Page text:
New York Local Produce: From Farmers’ Market to Household

By Mike I. Bailey, student, SUNY Empire State College

April 7, 2016

It’s often difficult to manage a healthy lifestyle with overpriced diet and organic products.  Supporting New York state farming for production of local food that is environmentally sustainable, fresh and affordable can be effective in embracing a health-conscious way of life. The best way to access locally farmed produce is through local farmers’ markets and communal spaces, where farmers gather to sell their products directly to consumers. The Union Square Greenmarket, located at East 17 St. and Union Square West, in Manhattan, is a prime venue for accessing local produce. Other alternatives include the Tucker Square Market at West 66 St. and Columbus Circle Drive, in Manhattan, or the Borough Hall Market located at Court and Montague Streets, Brooklyn.

Local food markets can support small businesses by providing income for individuals to reinvest locally. This can result in expansion of market-reach for small farm owners by creating jobs and providing access to fresh produce in urban or suburban markets. With consumer interest in local foods, urban farming agriculture projects in New York are becoming common. Last year, Food Tank Non-Profit reported that local and urban farming is critical to reducing a city’s carbon footprint by enhancing access to natural foods. As reported by EcoWatch, New York City is home to numerous urban farms. Some examples in Manhattan are the 6,000-square-foot organic vegetable garden of Eagle Street Rooftop Farm at 44 Eagle Street, or Battery Urban Farm in Battery Park.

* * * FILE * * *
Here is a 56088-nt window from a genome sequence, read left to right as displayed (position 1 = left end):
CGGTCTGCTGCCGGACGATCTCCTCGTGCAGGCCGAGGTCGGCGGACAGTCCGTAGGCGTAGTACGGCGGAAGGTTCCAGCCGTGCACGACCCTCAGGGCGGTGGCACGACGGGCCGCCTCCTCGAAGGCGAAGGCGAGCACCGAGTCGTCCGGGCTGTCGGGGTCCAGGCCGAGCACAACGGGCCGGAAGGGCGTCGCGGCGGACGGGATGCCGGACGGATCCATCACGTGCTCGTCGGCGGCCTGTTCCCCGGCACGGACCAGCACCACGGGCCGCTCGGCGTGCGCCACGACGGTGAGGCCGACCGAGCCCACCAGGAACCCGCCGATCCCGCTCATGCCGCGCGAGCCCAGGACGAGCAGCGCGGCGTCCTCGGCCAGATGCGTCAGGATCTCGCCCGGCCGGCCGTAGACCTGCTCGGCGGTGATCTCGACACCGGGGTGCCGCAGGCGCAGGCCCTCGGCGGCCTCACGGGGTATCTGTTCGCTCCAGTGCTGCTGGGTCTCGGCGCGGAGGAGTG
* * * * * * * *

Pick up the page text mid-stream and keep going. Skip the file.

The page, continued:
From providing produce at the peak of freshness, to meeting the people who grow the crops, there are reasons to support local farms and farmers’ markets. Local produce is typically free of GMO’s and pesticides utilized by commercial farmers to process and extend the shelf life of their product. No long-distance shipping, gassing to simulate the ripening process, or sitting for weeks in storage prior to shipping. This means more of fresh and healthy products and less opportunities for contamination and food outbreaks such as e-coli or salmonella poisoning.

So with the rise of local farms and farmer’s markets, individuals can be empowered to improve lifestyle decisions on the basis of who, how and where their food is cultivated. Access to local foods in our communities means that good health can also be part of an affordable lifestyle.   

And don’t skip exercise because a gym membership isn’t in the budget. Plan ahead for what you need, bring a backpack and walk or bike to your local farmer’s market. Exercise options are endless and there are many creative ways to work out for free.

For more information on health and wellness, don’t forget to register for SUNY Empire State College’s fourth annual Student Wellness Retreat, April 14-16, at the Hilton in downtown Albany, N.Y. 

Other News

April is Sexual Assault Awareness Month, By Pam Moore, student, SUNY Empire State College

New York Local Produce: From Farmers’ Market to Household , By Mike I. Bailey, student, SUNY Empire State College

Why College Students Today Are So Burned Out, By Carly Stern, student, Duke University, from the Huffington Post

Did You Know

Five students at Empire State College were recently selected to receive the Chancellor’s Award for Student Excellence.

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